Finally. After a little under 4 years, RL Grime‘s highly-anticipated sophomore album “NOVA” has arrived. Suffering a surplus of delays and setbacks, the impatience among eager music fans only grew larger over time. Now, we can all let out a sigh of relief and enjoy the journey that this 15-track project offers. Before we get into that, we must talk about how we even got here in the first place.
After the release of his debut album “VOID“, fans were incapacitated at the god-tier production that was put on display. The dark and sensual project put everyone on notice that the bar had been raised for trap music. He was the king, at least that’s what everyone saw him as. Rightfully so, RL Grime took that responsibility and never let anyone down. The album left us with some iconic anthems in “Core,” “Scylla,” “Valhalla,” and boasted some impressive features with Big Sean, Boys Noize, and Djemba Djemba. The future was certainly bright for the 23-year-old (at the time), but nobody knew what it would sound like.
The first single off “Nova” defined a new direction for the artist. “Reims” was a melodic fireball that carried an exuberant amount of energy. It was different, yet sounded so familiar. The sound design, the drums, the vocal chops, It was this song that made me notice RL was developing. His vision and musical ability were evolving and you could just tell he wanted more. He wanted to be more than just a DJ/Producer, he wanted to be viewed as an artist.
With all of that said, the expectations for this album were sky high. Needless to say, everyone was curious to see what the artist has been working on for the past 3 or 4 years. After treating fans with a plethora of singles, each song both excited and confused us all. “Era” and “Pressure” provided an immense amount of hype for being the most rugged and intense tracks on the whole project itself. Reverting back to his prominent sound, each track had a haunting presence to it that you couldn’t ignore.
This is what most fans expected the album to bring but oh were we wrong. “I Wanna Know,” “Light Me Up,” and “Undo” introduced a much more commercial appeal than anything the artist has ever done. Most fans hate to see artists stray away from their original styles, but with an open mind, you have to respect the producer for tackling and flourishing in new areas of music.
That’s exactly what this album is, it’s versatile. The producer doesn’t just broaden his horizons onto different genres of music but to different frames of mind. Over the course of these 15-tracks, the project is separated into different sections that administer distinctive tastes. “Feel Free” kicks things off with a climatic intro. Luring you in with its charming breakdown, things quickly morph in grotesque fashion. We are then spoiled to the feature-heavy section of the album that experiments into the depths of R&B and Pop. Records like “Light Me Up,” “Undo,” “Take It Away,” and “OMG” establish the progress RL Grime has made as he cultivates his sound. Enlisting a superstar cast, Miguel, Jeremih, Tory Lanez, Ty Dolla $ign, Joji, Chief Keef, and more inject a liveliness into every record.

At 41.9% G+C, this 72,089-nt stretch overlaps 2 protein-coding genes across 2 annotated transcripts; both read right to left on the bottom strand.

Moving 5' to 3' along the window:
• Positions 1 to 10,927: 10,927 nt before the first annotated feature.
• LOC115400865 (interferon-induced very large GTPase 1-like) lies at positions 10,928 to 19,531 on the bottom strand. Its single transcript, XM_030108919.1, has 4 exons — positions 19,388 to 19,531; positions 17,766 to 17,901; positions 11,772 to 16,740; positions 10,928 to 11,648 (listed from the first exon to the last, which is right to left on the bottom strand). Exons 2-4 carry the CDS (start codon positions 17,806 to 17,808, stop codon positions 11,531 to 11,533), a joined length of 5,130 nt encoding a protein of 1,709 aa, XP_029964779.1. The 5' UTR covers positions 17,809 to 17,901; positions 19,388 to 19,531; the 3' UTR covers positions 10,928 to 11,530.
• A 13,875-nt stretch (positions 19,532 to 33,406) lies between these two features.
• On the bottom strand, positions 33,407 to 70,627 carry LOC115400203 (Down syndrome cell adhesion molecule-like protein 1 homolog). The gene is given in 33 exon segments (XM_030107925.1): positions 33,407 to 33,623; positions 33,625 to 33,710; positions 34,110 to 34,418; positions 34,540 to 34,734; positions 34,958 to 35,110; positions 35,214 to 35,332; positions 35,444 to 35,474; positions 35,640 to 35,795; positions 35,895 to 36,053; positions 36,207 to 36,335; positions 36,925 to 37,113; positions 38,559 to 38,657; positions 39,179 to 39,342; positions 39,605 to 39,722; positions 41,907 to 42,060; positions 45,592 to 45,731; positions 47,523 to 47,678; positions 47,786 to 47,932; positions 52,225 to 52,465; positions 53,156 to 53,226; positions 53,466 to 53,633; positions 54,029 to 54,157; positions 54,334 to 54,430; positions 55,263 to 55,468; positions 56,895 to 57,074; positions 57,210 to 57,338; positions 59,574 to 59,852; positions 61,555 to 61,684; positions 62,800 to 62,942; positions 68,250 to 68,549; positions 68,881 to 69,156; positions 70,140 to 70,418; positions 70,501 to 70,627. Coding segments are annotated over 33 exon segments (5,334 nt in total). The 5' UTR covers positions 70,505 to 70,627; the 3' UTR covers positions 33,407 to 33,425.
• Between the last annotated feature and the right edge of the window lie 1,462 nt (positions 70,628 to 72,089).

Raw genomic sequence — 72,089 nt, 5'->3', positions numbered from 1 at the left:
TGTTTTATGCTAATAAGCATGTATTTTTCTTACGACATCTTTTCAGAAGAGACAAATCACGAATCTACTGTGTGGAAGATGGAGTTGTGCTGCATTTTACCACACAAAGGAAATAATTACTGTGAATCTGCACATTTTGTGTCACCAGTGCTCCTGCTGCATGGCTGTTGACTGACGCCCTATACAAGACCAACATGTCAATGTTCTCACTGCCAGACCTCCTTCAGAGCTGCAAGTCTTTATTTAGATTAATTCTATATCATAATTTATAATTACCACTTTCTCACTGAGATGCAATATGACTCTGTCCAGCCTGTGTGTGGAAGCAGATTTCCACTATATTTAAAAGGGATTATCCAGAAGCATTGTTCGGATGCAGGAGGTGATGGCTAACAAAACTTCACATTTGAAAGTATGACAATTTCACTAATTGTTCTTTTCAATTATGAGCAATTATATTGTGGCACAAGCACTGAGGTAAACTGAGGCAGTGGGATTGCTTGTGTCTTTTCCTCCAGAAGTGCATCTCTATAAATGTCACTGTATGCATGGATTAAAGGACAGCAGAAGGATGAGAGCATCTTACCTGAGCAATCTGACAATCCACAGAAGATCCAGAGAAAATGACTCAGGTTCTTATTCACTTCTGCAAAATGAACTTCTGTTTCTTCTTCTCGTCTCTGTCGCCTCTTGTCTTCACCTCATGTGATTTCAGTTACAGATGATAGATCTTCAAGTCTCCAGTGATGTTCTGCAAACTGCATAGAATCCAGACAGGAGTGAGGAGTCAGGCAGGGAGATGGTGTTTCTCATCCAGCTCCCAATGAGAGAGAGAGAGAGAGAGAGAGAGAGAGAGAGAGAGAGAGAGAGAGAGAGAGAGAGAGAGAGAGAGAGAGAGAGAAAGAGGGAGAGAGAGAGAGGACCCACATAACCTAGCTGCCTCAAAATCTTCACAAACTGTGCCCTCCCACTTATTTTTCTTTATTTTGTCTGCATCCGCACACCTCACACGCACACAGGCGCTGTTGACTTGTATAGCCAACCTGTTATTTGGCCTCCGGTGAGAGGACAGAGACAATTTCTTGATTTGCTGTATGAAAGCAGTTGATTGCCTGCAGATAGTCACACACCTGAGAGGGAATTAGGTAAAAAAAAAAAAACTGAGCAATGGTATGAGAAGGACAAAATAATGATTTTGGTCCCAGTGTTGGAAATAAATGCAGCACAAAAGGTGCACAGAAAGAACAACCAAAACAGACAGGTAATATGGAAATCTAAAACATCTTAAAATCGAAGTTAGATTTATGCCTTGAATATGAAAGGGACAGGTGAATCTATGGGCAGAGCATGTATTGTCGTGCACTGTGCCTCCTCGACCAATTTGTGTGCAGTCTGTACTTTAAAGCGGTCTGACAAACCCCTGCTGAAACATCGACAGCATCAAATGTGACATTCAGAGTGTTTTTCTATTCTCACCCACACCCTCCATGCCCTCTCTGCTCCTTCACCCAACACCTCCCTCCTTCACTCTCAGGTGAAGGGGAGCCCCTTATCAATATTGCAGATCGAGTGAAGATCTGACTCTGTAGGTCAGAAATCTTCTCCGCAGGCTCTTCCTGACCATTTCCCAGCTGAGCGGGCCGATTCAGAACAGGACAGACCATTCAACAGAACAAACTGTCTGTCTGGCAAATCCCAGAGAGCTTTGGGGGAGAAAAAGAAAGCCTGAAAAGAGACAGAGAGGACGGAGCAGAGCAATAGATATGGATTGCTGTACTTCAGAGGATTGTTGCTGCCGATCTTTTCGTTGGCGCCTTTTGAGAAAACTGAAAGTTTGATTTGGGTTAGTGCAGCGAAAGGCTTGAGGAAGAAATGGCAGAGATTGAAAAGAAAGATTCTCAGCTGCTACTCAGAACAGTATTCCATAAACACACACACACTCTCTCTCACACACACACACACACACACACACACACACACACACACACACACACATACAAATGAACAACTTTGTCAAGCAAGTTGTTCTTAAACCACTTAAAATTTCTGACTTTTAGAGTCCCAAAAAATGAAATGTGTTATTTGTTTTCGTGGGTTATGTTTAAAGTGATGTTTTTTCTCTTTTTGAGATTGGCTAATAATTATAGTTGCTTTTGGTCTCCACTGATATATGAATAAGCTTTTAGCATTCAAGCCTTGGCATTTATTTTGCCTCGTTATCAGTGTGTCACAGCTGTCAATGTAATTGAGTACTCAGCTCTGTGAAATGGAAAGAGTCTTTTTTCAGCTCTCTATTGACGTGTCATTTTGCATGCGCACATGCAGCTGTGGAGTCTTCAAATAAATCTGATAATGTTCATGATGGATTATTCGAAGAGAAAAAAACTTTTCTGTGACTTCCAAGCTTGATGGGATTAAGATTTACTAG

“Reims,” “Pressure,” and “Era” takeover to allow us to hear the RL Grime of old. His brutal and edgy sound returns to the spotlight to contribute balance. Already making countless rounds in many DJ sets played today, these songs exude power into the album. Without missing a step, RL showcases his impeccable sound design once again.
The deeper you plunge into this recording, the more you seem to notice how seamless the transitions are. The singles are incorporated in so well it makes it extremely easy to listen to the whole thing in one sitting. This leads into my favorite branch of the album. “I Wanna Know,” “UCLA,” “Rainer,” and “Atoms” create a vulnerable ambiance that runs perfectly. Showing off prowess in the songwriting category, I would go as far as to say these are easily some of the best songs RL Grime has ever made. They have a bit of personal flair to it, allowing listeners to connect with the artist. This 5-track sequence closes out this LP in monumental fashion.
Picking up where he left off with “VOID“, “NOVA” is the perfect contrast for it. RL Grime took a risk knowing what most would expect from him and it paid off. Sure, you can argue he didn’t blow our minds with something we’ve never heard before, but he really developed as an artist of his own. I feel like this album was a huge sign that he has matured as a composer and the progress is evident. He truly expressed himself and allowed us to see him in a moment of vulnerability. Most importantly, I think these songs will age very well. As a musician, creating timeless music is one of the biggest things you can achieve and Henry Steinway does just that.